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Grapevine trunk diseases: a larger problem than ever posed by phylloxera?

"Trunk Disease, a New Global Vineyard Threat" was the theme of my spring 2012 column. The PWV editor inserted a box called "California Input" written by Paul Verdegaal, University of California farm advisor. This comment on my column contains some familiar sentiments made by people around the world explaining poor performance of newly planted vineyards.

The "young vineyard decline" of some new vineyards in California was blamed on issues such as "improper planting, replanted vineyards, pushing vines to produce early, deficit irrigation" and extraordinarily "spur pruning" (hardly a new practice in California!), as perhaps contributing to the problem. These assertions may be true, but I for one am very skeptical and far from being convinced.

The question remains: Would these stresses be important if the young vines planted were healthy and not affected by trunk disease? Diseased plants usually are more susceptible to stress, trunk disease included.

I understand there remains a reluctance of some California nursery operators (and others worldwide) to admit that some of the vines they are selling can be infected with trunk disease, which can jeopardize the establishment and growth of young vineyards. Infected vines may not be fit for planting purposes!

My column followed up a text written by Dr. Doug Gubler and others from the University of California in the January/ February 2005 PWV, where they discussed grapevine trunk diseases in California. Most of the Gubler et al. content was about the then well-recognized Eutypa disease, but the end of the report included some new research about "Bot canker," caused by a group of Botryos-phaeriaceae fungi. A lot has occurred in the eight years since this report was published in PWV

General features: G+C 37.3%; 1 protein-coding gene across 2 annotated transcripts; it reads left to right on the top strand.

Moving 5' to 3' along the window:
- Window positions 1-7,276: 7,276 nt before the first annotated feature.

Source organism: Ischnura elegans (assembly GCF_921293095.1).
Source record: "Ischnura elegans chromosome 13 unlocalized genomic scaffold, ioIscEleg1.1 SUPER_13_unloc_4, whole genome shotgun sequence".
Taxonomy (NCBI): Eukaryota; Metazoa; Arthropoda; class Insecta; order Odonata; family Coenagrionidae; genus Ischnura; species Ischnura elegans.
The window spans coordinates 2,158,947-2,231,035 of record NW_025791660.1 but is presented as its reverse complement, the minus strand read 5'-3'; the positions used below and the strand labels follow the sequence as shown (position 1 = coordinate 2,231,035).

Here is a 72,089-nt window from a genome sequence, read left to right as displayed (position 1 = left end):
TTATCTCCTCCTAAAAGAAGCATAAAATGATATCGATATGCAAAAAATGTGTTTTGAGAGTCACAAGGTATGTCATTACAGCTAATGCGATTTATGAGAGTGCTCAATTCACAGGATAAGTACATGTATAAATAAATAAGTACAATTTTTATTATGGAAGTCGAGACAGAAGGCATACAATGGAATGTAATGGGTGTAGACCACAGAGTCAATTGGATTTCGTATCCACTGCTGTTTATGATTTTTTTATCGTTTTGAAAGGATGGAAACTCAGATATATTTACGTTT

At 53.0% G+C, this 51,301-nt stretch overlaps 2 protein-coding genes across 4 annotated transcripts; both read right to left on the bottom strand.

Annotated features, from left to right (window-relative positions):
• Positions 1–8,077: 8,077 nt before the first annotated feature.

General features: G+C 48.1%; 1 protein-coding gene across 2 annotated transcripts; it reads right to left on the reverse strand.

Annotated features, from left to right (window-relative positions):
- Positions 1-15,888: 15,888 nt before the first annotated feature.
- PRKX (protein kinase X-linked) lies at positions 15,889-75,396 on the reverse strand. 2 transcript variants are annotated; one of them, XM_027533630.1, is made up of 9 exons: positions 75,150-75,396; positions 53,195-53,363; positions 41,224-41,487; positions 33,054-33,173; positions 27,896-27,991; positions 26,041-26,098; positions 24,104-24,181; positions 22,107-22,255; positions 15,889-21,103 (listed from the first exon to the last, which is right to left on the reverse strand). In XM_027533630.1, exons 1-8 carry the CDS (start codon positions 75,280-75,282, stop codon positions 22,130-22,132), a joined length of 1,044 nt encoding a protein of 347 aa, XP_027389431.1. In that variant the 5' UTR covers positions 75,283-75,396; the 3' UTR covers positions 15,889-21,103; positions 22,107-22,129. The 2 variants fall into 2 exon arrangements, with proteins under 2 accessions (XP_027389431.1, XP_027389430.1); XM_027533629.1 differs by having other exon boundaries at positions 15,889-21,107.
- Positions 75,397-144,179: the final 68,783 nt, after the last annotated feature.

Present situation in California

Gubler's Ph.D. student (by then co-author, Jose Urbez-Torres from Spain) and others published in 2006 an extensive survey of California vineyards aiming to identify the species of Botryosphaeriaceae associated with canker symptoms in California vineyards). (1) In the past, grapevine canker and consequent dieback symptoms had always been associated with Eutypa.

The 2006 survey was extensive, including 1,735 samples from 166 vineyards located in 21 counties. Botryosphaeriaceae species were found to be surprisingly widespread, being present in 148 of the 166 vineyards sampled, around 90%. In fact they were more abundant than the Eutypa dieback causal fungus Eutypa lata in the grapevine cankers tested. There were also seven Botryosphaeriaceae species discovered. The authors concluded that Botryosphaeriaceae may be a more important cause of grapevine dieback than was previously recognized.